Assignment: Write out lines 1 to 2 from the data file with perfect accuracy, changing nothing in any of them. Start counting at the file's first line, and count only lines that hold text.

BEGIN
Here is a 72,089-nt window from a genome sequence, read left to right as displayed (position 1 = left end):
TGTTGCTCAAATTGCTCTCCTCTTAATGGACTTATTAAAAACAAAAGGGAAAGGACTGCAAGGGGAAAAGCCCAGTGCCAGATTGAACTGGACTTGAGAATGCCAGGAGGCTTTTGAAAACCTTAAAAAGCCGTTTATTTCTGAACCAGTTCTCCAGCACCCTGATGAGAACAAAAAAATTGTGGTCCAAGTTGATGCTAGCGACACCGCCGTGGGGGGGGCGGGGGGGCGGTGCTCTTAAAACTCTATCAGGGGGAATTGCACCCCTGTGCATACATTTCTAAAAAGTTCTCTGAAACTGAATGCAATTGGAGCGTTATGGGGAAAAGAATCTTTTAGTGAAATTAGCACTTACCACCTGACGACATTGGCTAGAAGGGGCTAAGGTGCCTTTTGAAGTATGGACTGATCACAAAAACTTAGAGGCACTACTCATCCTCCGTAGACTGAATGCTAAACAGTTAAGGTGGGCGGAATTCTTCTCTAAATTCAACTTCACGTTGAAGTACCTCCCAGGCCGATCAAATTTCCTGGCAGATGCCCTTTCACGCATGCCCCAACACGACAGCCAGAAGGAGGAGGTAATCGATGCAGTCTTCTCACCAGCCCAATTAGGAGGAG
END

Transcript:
Here is a 72,089-nt window from a genome sequence, read left to right as displayed (position 1 = left end):
TGTTGCTCAAATTGCTCTCCTCTTAATGGACTTATTAAAAACAAAAGGGAAAGGACTGCAAGGGGAAAAGCCCAGTGCCAGATTGAACTGGACTTGAGAATGCCAGGAGGCTTTTGAAAACCTTAAAAAGCCGTTTATTTCTGAACCAGTTCTCCAGCACCCTGATGAGAACAAAAAAATTGTGGTCCAAGTTGATGCTAGCGACACCGCCGTGGGGGGGGCGGGGGGGCGGTGCTCTTAAAACTCTATCAGGGGGAATTGCACCCCTGTGCATACATTTCTAAAAAGTTCTCTGAAACTGAATGCAATTGGAGCGTTATGGGGAAAAGAATCTTTTAGTGAAATTAGCACTTACCACCTGACGACATTGGCTAGAAGGGGCTAAGGTGCCTTTTGAAGTATGGACTGATCACAAAAACTTAGAGGCACTACTCATCCTCCGTAGACTGAATGCTAAACAGTTAAGGTGGGCGGAATTCTTCTCTAAATTCAACTTCACGTTGAAGTACCTCCCAGGCCGATCAAATTTCCTGGCAGATGCCCTTTCACGCATGCCCCAACACGACAGCCAGAAGGAGGAGGTAATCGATGCAGTCTTCTCACCAGCCCAATTAGGAGGAG